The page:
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David Moyes bought Marouane Fellaini to Old Trafford for £27.5m (Reuters)

After Manchester United beat West Ham last season, Sam Allardyce quoted “the statistical fact” that “where you finish in the league depends on the money you’ve spent”. Copies of Soccernomics have been spotted on the desk of many chief executives of elite European clubs (declaration of interest: I have worked for the consultancy firm Soccernomics, set up as an adjunct to the book). But since the book’s first publication in 2009, others have taken its figures to task.

In another academic paper, ‘The Performance of Football Club Managers: Skill or Luck’, Adrian Bell, Chris Brooks and Tom Markham analysed Premier League managerial performance between 2004 and 2009 and found the variance in points was 56 per cent down to salaries (they were also able to identify the optimal time to sack a coach, and the opposite, examples when a firing was particularly harsh).

Dr David Sally and Chris Anderson, writing in The Numbers Game, felt that a more important metric was each team’s weakest player: “It is the strength of a football team’s weakest link that determines how much success a side will have; it is the manager’s job to minimise the potential impact of his worst player, both on the pitch on any given day and over the course of a season.” They also ran the same numbers and came up with an 81 per cent variable.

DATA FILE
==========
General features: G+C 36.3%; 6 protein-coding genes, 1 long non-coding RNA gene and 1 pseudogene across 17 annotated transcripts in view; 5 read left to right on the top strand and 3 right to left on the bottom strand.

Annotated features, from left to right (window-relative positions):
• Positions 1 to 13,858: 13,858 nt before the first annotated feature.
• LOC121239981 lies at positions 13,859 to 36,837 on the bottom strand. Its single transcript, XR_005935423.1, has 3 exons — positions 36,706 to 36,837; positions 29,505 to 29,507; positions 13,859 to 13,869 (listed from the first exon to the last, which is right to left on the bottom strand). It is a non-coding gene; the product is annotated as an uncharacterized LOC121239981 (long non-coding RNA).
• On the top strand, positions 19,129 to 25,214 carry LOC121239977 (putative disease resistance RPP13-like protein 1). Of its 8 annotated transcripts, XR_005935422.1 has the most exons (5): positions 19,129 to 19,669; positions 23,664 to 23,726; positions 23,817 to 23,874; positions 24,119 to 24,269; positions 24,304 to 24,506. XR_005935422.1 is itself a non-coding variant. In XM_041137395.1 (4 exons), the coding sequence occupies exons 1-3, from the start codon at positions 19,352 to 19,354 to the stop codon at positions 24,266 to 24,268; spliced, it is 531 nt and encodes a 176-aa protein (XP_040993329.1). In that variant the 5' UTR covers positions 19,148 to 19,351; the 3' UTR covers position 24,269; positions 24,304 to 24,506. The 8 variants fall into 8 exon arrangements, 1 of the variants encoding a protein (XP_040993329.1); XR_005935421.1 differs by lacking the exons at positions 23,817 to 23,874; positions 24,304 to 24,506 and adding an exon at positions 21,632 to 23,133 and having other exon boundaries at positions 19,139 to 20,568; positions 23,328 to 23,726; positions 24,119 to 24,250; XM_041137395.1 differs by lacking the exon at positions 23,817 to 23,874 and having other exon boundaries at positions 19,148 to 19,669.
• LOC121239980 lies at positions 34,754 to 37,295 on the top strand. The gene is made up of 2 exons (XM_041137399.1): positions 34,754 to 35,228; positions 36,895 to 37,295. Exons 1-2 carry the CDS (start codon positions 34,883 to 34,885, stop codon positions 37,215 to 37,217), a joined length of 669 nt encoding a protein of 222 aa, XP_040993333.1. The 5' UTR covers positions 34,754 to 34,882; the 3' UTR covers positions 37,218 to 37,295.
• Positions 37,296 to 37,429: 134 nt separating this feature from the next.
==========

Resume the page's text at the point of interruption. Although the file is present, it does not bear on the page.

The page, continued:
“Leaders matter, they really do. Critics would say that managers are responsible for only 15 per cent of their club’s fortunes. Football is a sport of the finest margins and 15 per cent is more than enough to be the difference between victory and defeat.”

The only way to know for sure would be take two samples of clubs, give half of them managers (the treatment group) and the other half no managers (the control group) and over time, compare performance. Not easy, then.

Coaches’ salaries and succession planning

It’s worth noting that the salaries covered in all these analyses include the coach’s salary, which in itself may be an influencing factor.

Highly-paid coaches invariably perform better. The Times reported that Pulis and Parish had clashed over the terms of a new contract for the Welshman, and it was that which led to his departure. (Incidentally, a 2007 German study on Bundesliga coaches’ salaries concluded that German coaches were underpaid.)


While Premier League coaches are gradually getting used to working under a director of football - Palace appointed Iain Moody to the position last November - there is a new challenge that some of them will face this season.

Two clubs have appointed assistant coaches who are ready-made replacements for the number one: at Aston Villa, Roy Keane is Paul Lambert’s assistant while Glenn Hoddle was last week named assistant to Harry Redknapp at QPR.

Moyes and Pulis last season showed the extremes - either under-achieving or over-achieving, of the coach’s significance. But for most clubs, the idea that the coach affects results more than the star player, for example, is one that is slowly changing. And we know that at least if there is a change at Villa or QPR, the chief executive won’t have far to look for a replacement.

Ben Lyttleton - you can follow him on Twitter @benlyt